Northwest Business Magazine

Kelley Williamson Company: ‘Serve’ Is Key to Service

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You probably best know Kelley Williamson Company for its retail gas stations and convenience stores, but did you know those stores play an important role in the company’s grease and lube division?

Kelley Williamson’s grease and lubricants division serves a number of local industries, serving clients such as auto dealerships, manufacturers and corporate vehicle fleets.

Kelley Williamson’s grease and lubricants division serves a number of local industries, serving clients such as auto dealerships, manufacturers and corporate vehicle fleets.

Quality customer service isn’t just a clever tagline for the Kelley Williamson Oil Co. It’s a competitive advantage in a crowded marketplace.

“Our culture here is that we’re committed to doing everything we can – we’ll move Heaven and Earth – to help our customer,” says David Beto, oil and lubricant sales manager for Kelley Williamson. “The customer is first and foremost in our eyes. That’s the way our company was founded by Walt Williamson and Nate Kelley, and that’s the way we’ll always operate.”

A provider of Mobil oil and gasoline products, Kelley Williamson is recognized around the region for its retail gas stations and Kelley’s Market convenience stores. What many shoppers may not realize, as they fill up their cars, is that the company is also a thriving distributor of oils, greases and lubricants for commercial operations.

“We supply all different types of businesses and industries with lubricants and greases,” says Beto. “We serve trucking company fleets, car dealerships, quick lubes, repair shops, construction companies, general manufacturing, injection moldings, tooling shops, and even the marine and aerospace industries.”

For car dealerships and auto repair shops, Kelley Williamson provides products such as motor oil, transmission fluids and case goods. Manufacturers depend on Kelley Williamson for coolants, lubricants and greases that aid in the manufacturing process.

Kelley Williamson doesn’t stop at oil-based fluids. It goes the extra step by providing equipment for handling grease and lubricant products.

“We provide our customers with hose reels, so that quick lube shops can reach a car or truck with the product, and oil bars – like beer tappers for oil – that plumb away from the tanks, so techs have easier, faster access to the oil,” explains Beto. “We also provide dispensing meters and bulk tanks, not to mention roll-around units, for ease in pushing drums and kegs around in a shop.”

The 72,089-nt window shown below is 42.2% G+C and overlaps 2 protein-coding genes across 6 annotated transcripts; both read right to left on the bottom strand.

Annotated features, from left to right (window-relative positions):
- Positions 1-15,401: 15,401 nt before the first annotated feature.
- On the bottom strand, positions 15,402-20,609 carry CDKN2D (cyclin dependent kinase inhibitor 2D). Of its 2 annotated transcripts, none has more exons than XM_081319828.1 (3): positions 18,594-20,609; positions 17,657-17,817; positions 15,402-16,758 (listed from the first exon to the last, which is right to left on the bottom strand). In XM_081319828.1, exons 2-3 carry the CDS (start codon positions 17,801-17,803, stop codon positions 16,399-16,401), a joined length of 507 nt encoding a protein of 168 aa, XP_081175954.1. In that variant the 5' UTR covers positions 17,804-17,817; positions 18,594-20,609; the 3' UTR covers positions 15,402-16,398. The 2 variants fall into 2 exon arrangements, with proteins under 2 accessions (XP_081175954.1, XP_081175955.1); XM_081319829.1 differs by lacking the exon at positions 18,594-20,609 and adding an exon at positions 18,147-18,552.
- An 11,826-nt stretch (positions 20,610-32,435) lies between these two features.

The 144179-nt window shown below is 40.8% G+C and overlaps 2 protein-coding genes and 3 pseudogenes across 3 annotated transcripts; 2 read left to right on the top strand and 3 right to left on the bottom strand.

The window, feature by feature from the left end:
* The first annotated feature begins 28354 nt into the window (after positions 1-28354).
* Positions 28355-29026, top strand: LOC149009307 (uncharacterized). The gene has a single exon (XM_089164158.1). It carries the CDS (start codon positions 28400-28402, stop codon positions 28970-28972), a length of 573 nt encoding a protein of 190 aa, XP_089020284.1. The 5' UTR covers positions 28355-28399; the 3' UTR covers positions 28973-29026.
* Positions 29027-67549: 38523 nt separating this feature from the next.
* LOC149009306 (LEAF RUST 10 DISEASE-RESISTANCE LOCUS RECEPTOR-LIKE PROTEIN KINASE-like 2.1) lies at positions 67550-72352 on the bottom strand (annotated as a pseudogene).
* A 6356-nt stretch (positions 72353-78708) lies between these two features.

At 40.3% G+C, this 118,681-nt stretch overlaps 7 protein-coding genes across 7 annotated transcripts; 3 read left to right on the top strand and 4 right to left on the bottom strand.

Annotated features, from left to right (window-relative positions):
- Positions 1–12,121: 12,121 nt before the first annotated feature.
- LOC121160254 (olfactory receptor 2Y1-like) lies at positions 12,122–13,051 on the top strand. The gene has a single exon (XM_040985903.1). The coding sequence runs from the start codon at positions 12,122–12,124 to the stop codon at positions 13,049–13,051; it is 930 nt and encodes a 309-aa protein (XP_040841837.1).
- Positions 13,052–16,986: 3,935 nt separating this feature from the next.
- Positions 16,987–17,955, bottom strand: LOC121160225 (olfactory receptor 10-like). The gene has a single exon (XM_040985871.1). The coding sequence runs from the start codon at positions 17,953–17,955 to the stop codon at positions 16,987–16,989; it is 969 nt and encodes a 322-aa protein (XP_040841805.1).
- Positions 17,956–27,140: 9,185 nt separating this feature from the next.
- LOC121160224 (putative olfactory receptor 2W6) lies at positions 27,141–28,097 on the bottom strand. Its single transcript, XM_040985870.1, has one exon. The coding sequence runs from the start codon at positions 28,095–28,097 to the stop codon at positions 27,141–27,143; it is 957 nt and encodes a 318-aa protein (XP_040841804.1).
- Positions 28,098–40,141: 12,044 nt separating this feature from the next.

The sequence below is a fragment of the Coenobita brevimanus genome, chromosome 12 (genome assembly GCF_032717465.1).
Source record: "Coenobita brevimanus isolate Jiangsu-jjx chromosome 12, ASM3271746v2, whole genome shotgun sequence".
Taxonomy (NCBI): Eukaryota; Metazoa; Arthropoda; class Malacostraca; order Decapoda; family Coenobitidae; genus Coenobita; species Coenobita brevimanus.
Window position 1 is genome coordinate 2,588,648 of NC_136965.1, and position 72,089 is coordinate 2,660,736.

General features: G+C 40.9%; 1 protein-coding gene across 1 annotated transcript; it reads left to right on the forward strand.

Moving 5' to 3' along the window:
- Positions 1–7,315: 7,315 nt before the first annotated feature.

For a hydraulics company, Beto’s team created 300-gallon tanks with wheels, so that crews could push a tank around the shop. “That’s what they wanted, so that’s what we did,” says Beto.

Many decisions in the oil and lubricants division boil down to customer service. If someone has to go out of their way to support a customer or provide a product, Beto says it’s highly encouraged – even if that deters from Kelley Williamson’s bottom line.

“Every competitor we have sells a product that can get the job done,” says Beto. “The difference, we believe, is in part our ability to offer internationally renowned ExxonMobil products.”

Because Kelley Williamson can combine quality products and service with a flexible, customizable product menu, customers have plenty of options, says Beto.

“Everybody can offer decent products, but when you offer superior products and services along with the dedication inherent in our company, you have a better chance of making lifelong customers,” he says. “Do we bat 1,000? Not always, but we sure try to.”

Quality service isn’t unique to the oil and lubricants division. Beto finds that in many cases, a loyal customer of this group is also a loyal customer at the gas pump.

“That’s something we really appreciate and we think about,” he says. “It touches a lot of people, so we try to put our best foot forward, no matter how you work with us.”

Product diversity is important to both sides of the business. On the retail side, customers can find full lines of convenience store items. In the oil and lubricants division, an array of products that serves many markets keeps Kelley Williamson well balanced. It turns out, keeping a diverse customer portfolio has its advantages.

“If you’ve got a nice parity between industrial, commercial vehicle and passenger vehicle customers, and one of those sectors goes soft, diversity allows you to maintain success in other product areas,” Beto says.

Even as Kelley Williamson maintains diversity, it remains fiercely dedicated to the Mobil brand. It’s carried Mobil brand products since the company’s start in 1926, making Kelley Williamson one of the oldest Mobil distributors, says Beto.

When it comes to equipment sales, Kelley Williamson remains similarly dedicated to Graco, and is currently one of the manufacturer’s Top 100 distributors, says Beto.

Not surprisingly, Kelley Williamson’s loyalty to Mobil and Graco goes hand-in-hand with its dedication to customer service.